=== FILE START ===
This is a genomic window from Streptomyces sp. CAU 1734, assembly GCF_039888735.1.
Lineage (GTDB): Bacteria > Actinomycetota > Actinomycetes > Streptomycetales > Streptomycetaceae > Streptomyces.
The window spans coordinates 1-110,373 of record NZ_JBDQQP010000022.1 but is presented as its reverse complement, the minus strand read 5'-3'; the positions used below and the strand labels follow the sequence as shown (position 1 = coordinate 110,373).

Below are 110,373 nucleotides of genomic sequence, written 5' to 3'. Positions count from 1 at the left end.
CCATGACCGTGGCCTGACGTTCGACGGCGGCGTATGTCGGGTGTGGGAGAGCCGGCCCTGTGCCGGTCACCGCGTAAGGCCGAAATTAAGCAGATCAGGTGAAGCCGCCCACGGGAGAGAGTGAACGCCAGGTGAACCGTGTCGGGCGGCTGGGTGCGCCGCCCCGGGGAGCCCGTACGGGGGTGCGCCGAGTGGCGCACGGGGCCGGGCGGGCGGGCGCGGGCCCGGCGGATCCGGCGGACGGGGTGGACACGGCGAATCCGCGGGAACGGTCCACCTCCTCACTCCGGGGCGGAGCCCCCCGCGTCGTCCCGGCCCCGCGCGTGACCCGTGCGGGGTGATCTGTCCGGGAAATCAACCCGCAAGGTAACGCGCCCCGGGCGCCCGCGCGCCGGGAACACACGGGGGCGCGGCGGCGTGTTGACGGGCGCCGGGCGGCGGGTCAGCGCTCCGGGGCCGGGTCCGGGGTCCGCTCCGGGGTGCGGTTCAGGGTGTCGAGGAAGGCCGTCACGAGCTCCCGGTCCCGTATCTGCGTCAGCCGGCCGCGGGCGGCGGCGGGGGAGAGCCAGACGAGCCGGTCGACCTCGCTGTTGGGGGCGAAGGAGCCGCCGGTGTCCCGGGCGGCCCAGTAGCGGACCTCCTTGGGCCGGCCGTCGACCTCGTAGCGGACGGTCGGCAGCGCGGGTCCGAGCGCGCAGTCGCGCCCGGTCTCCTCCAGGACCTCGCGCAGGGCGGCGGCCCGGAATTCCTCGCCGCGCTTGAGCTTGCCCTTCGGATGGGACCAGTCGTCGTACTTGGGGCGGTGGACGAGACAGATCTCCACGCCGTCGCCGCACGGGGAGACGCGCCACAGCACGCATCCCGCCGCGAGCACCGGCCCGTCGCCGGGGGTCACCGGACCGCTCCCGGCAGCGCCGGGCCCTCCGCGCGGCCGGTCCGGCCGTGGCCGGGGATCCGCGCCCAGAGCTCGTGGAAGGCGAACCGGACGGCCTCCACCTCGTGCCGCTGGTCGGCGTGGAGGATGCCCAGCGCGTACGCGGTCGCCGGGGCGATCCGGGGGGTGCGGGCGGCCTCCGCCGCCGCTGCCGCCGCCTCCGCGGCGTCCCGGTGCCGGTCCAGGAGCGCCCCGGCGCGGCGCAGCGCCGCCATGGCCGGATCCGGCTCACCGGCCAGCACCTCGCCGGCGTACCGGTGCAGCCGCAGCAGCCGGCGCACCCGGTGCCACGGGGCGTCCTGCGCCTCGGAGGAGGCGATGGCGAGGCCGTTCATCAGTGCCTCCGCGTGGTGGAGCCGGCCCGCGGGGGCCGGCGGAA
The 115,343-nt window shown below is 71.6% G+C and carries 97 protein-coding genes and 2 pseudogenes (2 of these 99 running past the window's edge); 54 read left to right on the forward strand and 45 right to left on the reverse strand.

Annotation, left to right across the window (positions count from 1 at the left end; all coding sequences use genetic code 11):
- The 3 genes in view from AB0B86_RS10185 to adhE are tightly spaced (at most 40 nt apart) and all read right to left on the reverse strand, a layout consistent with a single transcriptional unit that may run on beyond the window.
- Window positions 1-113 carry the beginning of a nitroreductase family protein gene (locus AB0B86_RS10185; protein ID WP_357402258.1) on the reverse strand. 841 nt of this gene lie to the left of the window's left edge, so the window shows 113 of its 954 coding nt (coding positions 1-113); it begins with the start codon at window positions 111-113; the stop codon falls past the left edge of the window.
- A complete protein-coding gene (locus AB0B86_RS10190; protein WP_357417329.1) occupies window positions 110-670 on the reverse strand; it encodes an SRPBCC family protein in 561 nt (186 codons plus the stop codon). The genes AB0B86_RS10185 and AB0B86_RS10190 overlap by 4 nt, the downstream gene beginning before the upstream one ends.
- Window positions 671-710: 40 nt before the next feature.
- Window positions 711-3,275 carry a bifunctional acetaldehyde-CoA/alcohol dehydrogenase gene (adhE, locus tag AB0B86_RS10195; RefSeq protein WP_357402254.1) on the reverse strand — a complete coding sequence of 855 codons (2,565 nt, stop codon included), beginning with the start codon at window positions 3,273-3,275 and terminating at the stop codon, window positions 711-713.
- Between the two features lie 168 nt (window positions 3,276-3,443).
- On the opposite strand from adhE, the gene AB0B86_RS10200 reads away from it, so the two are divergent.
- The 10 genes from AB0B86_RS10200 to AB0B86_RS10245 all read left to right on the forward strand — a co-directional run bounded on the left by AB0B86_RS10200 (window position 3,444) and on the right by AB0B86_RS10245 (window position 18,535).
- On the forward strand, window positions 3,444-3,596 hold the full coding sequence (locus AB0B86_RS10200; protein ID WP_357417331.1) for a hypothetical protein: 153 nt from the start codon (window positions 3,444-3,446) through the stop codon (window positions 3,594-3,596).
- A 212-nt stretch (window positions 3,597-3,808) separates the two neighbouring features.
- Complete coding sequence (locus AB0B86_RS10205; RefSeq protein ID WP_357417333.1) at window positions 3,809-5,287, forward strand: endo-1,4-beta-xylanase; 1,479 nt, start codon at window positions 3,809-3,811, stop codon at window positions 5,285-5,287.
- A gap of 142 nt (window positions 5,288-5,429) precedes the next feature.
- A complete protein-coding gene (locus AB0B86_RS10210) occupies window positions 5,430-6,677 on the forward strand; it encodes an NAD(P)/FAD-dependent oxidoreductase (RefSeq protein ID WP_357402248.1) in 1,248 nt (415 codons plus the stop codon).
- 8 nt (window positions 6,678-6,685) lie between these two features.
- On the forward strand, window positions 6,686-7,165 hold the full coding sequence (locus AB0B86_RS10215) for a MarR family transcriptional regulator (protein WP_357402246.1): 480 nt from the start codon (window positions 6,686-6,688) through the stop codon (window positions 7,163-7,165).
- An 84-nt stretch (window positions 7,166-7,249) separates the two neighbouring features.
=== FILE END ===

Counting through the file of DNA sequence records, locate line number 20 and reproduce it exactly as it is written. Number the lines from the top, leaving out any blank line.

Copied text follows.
- A complete protein-coding gene (locus AB0B86_RS10210) occupies window positions 5,430-6,677 on the forward strand; it encodes an NAD(P)/FAD-dependent oxidoreductase (RefSeq protein ID WP_357402248.1) in 1,248 nt (415 codons plus the stop codon).